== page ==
"As we approach Home Safety Month in June, there is an urgent need to educate families about fire safety," explained Kate Carr, president and CEO of Safe Kids Worldwide. "Fire and burns remain a leading cause of unintentional injury and death for children, particularly those under the age of five. Replacing older smoke alarms is a simple way for parents to help protect their families. If you don't know how old your alarms are – even if you have just moved into a home – take precaution and replace them."

When replacing alarms, consider a model containing a long-life sealed lithium battery which offers maintenance-free protection for 10 years and never needs its battery replaced. A combination smoke/CO alarm offers protection from fire and carbon monoxide in one unit. Fire safety products are available at home improvement centers, such as The Home Depot, nationwide.

Kidde and Safe Kids Worldwide have teamed up to hold safety events at select Home Depot stores across the country. The events will allow parents and consumers to learn about alarm replacement as well as other home safety tips. For a list of locations and events, visit kidde.com.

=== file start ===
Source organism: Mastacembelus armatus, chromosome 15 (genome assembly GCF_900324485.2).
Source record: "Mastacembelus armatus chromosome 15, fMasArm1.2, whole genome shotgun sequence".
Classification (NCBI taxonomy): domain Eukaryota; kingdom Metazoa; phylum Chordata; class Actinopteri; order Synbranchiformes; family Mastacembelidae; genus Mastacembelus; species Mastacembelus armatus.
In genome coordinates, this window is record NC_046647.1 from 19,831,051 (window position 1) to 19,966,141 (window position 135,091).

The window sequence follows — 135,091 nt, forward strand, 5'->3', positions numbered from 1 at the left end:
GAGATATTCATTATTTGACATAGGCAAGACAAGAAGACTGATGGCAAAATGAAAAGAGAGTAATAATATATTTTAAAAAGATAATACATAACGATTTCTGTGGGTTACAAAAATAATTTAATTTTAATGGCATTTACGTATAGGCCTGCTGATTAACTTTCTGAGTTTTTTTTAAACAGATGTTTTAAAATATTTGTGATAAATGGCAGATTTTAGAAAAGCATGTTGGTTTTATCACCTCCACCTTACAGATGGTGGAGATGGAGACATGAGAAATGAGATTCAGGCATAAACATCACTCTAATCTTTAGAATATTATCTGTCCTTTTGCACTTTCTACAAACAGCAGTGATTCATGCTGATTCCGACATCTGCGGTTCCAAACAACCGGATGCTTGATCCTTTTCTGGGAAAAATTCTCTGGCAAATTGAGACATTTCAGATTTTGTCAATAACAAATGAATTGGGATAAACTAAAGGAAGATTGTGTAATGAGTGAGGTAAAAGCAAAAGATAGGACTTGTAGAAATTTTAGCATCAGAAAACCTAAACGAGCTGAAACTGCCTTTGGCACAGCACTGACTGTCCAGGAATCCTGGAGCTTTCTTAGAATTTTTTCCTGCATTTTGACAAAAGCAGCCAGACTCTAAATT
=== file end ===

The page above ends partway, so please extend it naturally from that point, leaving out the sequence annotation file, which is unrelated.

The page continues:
The survey was deployed in April 2012, and recipients were interviewed online. Of those surveyed, 70 percent are married or living with a partner, and 44 percent have children ages 17 or under living in the household.

About Kidde
As the world's largest manufacturer of fire safety products, Kidde's mission is to provide solutions that protect people and property from the effects of fire and its related hazards. For more than 90 years industry leaders, the military, airlines and firefighters have relied on Kidde to deliver superior fire detection and suppression. Consumers will find that same advanced fire safety technology in Kidde's residential and commercial smoke alarms, carbon monoxide alarms, fire extinguishers and other life safety products.

Based in Mebane, N.C., Kidde is part of UTC Climate, Controls & Security, a unit of United Technologies Corp., a leading provider to the aerospace and building systems industries worldwide. For more information, visit www.kidde.com.

About Safe Kids Worldwide
Safe Kids Worldwide is a global network of organizations dedicated to providing parents and caregivers proven and practical resources to protect kids from unintentional injuries, the number one cause of death to children in the United States. Throughout the world, almost a million children die of an injury each year, and every one of these tragedies is preventable. Through innovative research, education and advocacy, Safe Kids works with an extensive network of more than 600 coalitions and chapters in the U.S. and in 22 countries to reduce traffic injuries, falls, burns, poisonings, drownings and more. Since 1987, Safe Kids has helped reduce the U.S. childhood death rate from unintentional injury by 53 percent. Join our effort at www.safekids.org.

 

SOURCE Kidde